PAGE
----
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Water – Northern Australia’s Best Natural Asset

Townsville is in a very good place to capitalise on the use of water in the 21st Century. One natural asset that most developed countries once took for granted is water and as the driest, inhabited continent on Earth, it is something Australia should not be doing.

The southern part of Australia is quite dry and by comparison, Northern Australia is blessed with water. Of course, major parts of Northern Australia endure droughts and we often miss rain when we need it, but the facts are that a lot of rain falls across Northern Australia and, according to the Bureau of Meteorology, we can expect rainfall across Northern Australia to increase in coming decades.

Unfortunately, the counter balance to this is that less rain is anticipated to fall in south west Australia and south-east Australia, meaning Northern Australia has opportunities that may steadily be lost from the southern parts of our nation.

Water is essential for our lifestyle, for sustainable food and fibre production and the processing or manufacturing that food and fibre products require, as well as for extracting and developing natural resources. While arguments can be had regarding how water should be stored, the likelihood is that Northern Australia is in the fortunate position to have sustainable access to water for both lifestyle and for economic pursuits.

The regions most likely to benefit from this opportunity are the Darwin region and the Townsville region (including West to Mount Isa) with the most obvious likely benefits to be found in:

A sustainable water supply provides opportunities for irrigated agricultural development across Northern Australia, including the value adding processes that can enhance product for export. So, both the production and processing of agricultural products may become more viable across Northern Australia in years to come by comparison with Southern Australia and access to Asian markets can be made more efficient given Northern Australia’s proximity. Of course, Darwin and Townsville have the major sea port facilities accompanied by major airport infrastructure.

Hinchinbrook 2018 by Megan MacKinnon

Minerals and Resources
According to Geosciences Australia, Australia is ranked in the top 4 for sources of supply for the 21 primary minerals in demand internationally… and nearly all are situated across Northern Australia. Having a water supply that allows efficient and sustainable extraction, and hopefully processing, enhances Northern Australia’s long-term capacity in the Resource sector. Again, the sea ports of Townsville and Darwin create the best opportunity for viable production of all resources, including the critical elements that are now emerging as the new necessities for high-tech development internationally.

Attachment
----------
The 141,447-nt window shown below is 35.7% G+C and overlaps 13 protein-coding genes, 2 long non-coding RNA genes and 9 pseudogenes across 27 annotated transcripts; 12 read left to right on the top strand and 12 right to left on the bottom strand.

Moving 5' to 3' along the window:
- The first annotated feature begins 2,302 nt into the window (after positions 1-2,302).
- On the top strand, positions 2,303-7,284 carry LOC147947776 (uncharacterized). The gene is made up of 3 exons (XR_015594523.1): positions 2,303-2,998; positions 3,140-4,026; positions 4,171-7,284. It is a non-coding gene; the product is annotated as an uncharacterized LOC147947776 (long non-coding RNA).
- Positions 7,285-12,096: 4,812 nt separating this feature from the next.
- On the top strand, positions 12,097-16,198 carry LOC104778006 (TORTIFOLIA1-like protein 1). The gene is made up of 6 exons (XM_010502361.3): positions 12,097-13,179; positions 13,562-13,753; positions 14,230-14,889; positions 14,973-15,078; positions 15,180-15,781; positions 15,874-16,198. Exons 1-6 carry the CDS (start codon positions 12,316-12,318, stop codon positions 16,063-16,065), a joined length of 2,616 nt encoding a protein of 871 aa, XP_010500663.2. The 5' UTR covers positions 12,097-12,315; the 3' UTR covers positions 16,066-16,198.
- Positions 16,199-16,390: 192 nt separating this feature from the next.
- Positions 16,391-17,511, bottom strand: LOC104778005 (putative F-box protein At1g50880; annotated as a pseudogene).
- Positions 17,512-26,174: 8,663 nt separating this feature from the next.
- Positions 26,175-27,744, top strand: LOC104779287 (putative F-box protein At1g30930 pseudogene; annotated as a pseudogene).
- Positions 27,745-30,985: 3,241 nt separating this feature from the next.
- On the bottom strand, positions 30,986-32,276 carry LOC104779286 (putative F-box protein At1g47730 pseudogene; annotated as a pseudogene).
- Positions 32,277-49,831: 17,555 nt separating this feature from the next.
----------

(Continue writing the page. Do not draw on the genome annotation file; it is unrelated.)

New Energy
Let’s focus on just one source – Hydrogen. Potentially nine litres of water could be required to produce one kilogram of Hydrogen, so the National Hydrogen Strategy indicates up to one third of the amount of water currently used by our Mining Industry could be needed for Hydrogen Production by 2050.

So, the continuing availability of water across Northern Australia creates a series of dynamic opportunities. As each of these opportunities will require access to markets to become viable, Townsville and Darwin are able to benefit most from these commercial opportunities through the 21st-century.

Our region must be focused on the benefit of water and the opportunities it provides. There will likely be significant social and political pressure to transport water from Northern Australia to areas in Southern Australia to maintain industry. This is reasonable and necessary, but the infrastructure developed for this to occur should also be developed to Northern Australia’s advantage.

There is plenty to read and review about the movement of water and how areas that may not have sufficient access to water in future decades will sustain themselves. Transporting water, desalinating sea water and other activities to produce potable water require a sustained high cost input.

With so little investment needed in accepting rain, the production of water supply for Northern Australia is a critical commercial advantage.

Hinchinbrook 2018 by Megan MacKinnon
Craig Stack

Craig Stack

Craig Stack is the Managing Director of Knight Frank’s Townsville, Whitsunday and Mackay offices. Craig leads a team of 43 property professionals who are among the best in what they do in regional Queensland. The Knight Frank team consistently deal with nearly 1,000 North Queensland based businesses every month.